The illness known as serum sickness is an example of an immune complex type III hypersensitivity. It has traditionally resulted from the administration of therapeutic antisera of animal sources for the treatment or prevention of infectious diseases, such as tetanus, pneu-monia, rabies, diphtheria, botulism, and venomous snake and black widow spider bites. With the advent of human antitetanus serum and antibiotics, classic serum sickness is much less common now. However, various medications (primarily penicillin) may cause a serum sickness–like reaction similar to that caused by foreign sera.
Symptoms are due to a reaction and immunologic attack on the serum or medication. Antibodies appear to be of the IgE and IgM classes. Early manifestations, beginning 6 to 10 days after the ad-ministration of the medication, include an inflammatory reaction at the site of injection of the medication, followed by regional and generalized lymphadenopathy. There is usually a skin rash, which may be urticarial or purpuric. Joints are frequently tender and swollen. Vasculitis may occur in any organ but is most commonly observed in the kidney, resulting in proteinuria and, occasionally, casts in the urine. There may be mild to severe cardiac involvement. Peripheral neuritis may cause temporary paralysis of the upper ex-tremities or may be widespread, causing Guillain-Barré syndrome.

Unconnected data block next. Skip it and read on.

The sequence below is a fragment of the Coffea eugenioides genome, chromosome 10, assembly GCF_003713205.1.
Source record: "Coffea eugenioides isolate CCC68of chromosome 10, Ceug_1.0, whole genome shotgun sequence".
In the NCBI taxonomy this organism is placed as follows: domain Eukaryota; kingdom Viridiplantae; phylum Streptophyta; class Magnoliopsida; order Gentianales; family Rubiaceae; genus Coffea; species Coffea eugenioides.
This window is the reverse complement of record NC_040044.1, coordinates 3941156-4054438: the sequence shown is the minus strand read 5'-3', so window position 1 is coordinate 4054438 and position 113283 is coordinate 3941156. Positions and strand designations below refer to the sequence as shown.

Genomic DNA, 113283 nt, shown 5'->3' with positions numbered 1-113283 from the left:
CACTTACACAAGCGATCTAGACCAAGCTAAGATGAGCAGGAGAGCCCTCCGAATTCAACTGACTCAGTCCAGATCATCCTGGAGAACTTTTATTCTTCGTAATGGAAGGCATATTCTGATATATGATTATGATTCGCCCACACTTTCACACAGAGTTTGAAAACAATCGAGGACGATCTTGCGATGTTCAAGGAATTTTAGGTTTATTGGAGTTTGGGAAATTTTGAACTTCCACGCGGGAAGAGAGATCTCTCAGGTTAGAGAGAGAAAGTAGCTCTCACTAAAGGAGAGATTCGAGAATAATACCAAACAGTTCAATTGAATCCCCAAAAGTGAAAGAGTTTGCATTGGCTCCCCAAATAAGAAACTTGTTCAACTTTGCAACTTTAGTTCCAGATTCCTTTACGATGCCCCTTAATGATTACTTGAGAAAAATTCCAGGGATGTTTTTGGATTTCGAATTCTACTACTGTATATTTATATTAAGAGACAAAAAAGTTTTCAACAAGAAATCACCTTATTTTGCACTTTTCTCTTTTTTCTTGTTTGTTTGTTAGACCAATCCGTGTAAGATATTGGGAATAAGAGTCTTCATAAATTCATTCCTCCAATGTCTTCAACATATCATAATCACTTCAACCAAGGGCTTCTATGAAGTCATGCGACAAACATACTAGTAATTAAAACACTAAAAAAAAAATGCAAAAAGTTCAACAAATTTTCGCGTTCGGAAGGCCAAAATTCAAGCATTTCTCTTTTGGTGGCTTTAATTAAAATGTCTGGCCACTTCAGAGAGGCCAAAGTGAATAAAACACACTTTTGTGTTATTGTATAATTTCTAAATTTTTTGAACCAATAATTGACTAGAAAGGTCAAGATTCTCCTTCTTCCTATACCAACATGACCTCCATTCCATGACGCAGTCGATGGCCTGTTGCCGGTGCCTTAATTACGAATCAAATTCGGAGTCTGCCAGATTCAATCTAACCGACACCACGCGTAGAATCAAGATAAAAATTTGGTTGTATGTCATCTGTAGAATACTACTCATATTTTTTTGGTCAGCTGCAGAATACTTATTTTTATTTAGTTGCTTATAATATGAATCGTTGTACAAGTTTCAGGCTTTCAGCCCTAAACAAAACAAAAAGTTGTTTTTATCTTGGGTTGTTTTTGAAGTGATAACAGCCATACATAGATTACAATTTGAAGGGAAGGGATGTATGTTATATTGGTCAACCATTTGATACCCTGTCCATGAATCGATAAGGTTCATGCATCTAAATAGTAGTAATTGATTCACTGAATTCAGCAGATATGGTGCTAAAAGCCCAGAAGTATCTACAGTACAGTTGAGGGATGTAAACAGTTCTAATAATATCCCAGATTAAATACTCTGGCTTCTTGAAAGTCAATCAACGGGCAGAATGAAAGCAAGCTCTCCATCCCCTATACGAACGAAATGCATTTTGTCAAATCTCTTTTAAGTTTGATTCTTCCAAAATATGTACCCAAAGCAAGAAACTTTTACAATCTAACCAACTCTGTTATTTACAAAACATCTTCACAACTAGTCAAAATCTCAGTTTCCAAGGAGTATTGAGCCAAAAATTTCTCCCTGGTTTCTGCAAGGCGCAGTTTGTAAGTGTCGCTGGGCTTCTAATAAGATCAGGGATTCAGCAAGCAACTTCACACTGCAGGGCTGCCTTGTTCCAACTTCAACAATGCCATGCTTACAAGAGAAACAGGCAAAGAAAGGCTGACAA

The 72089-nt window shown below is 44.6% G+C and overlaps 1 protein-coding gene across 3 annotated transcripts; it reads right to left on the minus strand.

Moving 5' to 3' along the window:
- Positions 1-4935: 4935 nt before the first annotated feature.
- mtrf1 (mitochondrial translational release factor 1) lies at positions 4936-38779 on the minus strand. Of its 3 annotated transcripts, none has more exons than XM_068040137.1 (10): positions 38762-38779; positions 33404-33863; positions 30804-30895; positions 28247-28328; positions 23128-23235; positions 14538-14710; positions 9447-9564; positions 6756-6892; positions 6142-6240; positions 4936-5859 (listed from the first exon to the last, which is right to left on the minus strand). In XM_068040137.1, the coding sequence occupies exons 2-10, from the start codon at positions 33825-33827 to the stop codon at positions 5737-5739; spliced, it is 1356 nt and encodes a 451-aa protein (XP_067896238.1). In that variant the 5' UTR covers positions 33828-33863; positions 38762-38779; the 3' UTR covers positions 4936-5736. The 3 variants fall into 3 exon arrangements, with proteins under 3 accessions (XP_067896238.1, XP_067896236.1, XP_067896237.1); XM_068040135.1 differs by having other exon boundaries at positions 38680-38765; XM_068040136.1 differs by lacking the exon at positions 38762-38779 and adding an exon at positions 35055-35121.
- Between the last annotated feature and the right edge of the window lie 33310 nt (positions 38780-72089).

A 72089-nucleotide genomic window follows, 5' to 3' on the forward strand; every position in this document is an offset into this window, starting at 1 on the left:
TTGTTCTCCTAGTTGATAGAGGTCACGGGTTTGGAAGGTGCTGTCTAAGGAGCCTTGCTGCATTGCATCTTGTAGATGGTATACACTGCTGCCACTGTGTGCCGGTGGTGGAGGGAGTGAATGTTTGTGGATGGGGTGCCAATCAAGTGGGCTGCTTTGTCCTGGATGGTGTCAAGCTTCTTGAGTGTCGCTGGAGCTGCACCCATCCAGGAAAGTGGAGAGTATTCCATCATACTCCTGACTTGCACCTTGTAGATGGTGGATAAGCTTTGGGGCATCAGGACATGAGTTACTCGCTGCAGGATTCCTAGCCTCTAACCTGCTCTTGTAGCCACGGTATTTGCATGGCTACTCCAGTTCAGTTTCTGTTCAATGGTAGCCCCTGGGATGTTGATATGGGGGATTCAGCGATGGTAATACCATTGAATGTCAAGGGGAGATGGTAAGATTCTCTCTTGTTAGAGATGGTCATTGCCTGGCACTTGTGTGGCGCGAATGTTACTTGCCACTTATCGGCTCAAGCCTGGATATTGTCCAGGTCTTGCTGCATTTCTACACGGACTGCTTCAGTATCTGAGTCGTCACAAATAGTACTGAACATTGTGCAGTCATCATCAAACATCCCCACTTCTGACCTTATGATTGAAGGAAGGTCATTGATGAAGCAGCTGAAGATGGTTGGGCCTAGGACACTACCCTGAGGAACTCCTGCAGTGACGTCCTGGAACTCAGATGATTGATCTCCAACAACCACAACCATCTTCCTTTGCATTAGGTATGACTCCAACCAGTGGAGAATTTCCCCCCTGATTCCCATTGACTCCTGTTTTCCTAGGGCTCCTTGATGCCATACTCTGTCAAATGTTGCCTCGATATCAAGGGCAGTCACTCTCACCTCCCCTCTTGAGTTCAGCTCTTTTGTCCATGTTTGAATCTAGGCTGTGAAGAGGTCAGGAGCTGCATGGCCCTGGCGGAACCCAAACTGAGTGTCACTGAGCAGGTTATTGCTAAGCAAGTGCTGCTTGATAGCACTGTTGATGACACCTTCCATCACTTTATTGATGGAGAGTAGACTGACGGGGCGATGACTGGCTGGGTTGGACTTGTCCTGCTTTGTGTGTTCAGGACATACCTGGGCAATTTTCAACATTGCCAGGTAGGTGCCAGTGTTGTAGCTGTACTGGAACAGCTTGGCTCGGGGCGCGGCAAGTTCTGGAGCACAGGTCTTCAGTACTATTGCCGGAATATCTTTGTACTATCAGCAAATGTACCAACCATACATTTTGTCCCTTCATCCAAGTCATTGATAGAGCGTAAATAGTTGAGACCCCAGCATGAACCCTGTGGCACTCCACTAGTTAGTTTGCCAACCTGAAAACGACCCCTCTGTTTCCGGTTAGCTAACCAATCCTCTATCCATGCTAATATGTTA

The usual course lasts for several days to a few weeks if untreated, but the patient responds promptly and completely if treated with antihistamines and corticosteroids. Aggressive therapy, including ventilator support, may be necessary if peripheral neuritis and Guillain-Barré syndrome occur.
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